Lung cancer deaths, which began dropping among men about a decade ago, have begun to fall among women.
Lung cancer deaths among women peaked in 2002, and have fallen about 1 percent per year through at least 2007, according to research published by the National Cancer Institute. Lung cancer deaths among men began falling several years before, which experts attribute to the fact that men began and quit smoking earlier than women.
“They took it up a little later, so their increase has had a slow rise and now it’s finally starting to turn around,” said Brenda Edwards of the National Cancer Institute.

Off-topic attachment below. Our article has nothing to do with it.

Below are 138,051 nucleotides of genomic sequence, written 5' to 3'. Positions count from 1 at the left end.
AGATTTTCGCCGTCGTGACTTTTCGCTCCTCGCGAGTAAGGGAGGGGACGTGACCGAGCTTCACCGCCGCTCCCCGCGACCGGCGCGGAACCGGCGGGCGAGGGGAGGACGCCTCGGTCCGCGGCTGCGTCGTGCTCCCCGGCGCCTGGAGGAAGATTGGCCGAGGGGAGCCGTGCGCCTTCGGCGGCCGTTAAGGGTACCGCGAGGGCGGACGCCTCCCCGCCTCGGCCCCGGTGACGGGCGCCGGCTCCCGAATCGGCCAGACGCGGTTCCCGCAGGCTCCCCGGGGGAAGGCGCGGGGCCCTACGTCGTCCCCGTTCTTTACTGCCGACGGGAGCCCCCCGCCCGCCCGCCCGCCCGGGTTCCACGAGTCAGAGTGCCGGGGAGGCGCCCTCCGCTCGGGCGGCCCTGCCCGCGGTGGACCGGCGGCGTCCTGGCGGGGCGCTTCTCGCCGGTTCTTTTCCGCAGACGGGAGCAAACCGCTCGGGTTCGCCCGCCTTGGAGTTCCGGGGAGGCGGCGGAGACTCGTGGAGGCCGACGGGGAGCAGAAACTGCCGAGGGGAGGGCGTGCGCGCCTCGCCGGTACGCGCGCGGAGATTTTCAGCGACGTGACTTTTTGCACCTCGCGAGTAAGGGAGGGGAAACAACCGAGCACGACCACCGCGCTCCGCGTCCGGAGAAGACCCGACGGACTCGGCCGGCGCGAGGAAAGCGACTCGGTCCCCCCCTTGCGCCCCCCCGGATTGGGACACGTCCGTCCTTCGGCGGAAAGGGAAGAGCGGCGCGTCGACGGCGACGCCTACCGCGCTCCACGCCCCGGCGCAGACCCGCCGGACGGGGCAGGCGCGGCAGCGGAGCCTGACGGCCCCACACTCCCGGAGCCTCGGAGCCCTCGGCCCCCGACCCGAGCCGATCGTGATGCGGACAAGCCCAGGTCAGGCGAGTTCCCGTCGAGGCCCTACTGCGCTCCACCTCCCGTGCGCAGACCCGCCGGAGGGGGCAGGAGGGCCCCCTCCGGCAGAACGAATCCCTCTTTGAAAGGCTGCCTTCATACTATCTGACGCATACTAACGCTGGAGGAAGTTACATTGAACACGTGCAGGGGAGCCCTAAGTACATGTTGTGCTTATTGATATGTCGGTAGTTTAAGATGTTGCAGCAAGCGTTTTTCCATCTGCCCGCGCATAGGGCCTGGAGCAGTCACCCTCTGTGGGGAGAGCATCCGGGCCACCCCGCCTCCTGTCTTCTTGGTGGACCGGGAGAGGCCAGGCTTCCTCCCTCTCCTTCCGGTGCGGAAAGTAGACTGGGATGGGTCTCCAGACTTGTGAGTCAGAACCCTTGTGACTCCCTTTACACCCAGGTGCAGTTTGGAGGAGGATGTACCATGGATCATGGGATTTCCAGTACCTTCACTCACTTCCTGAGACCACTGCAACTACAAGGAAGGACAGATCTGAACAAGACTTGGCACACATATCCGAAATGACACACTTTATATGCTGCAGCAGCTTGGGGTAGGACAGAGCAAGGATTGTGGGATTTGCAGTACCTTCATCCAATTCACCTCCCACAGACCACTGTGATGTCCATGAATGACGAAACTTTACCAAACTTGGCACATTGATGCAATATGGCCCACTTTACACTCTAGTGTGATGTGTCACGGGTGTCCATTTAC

Still the news was not all good. The decline in smoking among women is not as sharp as among men. And many cash-strapped states are cutting their anti-smoking campaigns.
“As the decline in adult and adolescent smoking rates have stalled with cutbacks to state tobacco-control programs, we can expect that the declines in lung cancer death rates that we celebrate today will also stall sometime in the future,” said Joseph DiFranza, a professor of family medicine and community health at the University of Massachusetts Medical School.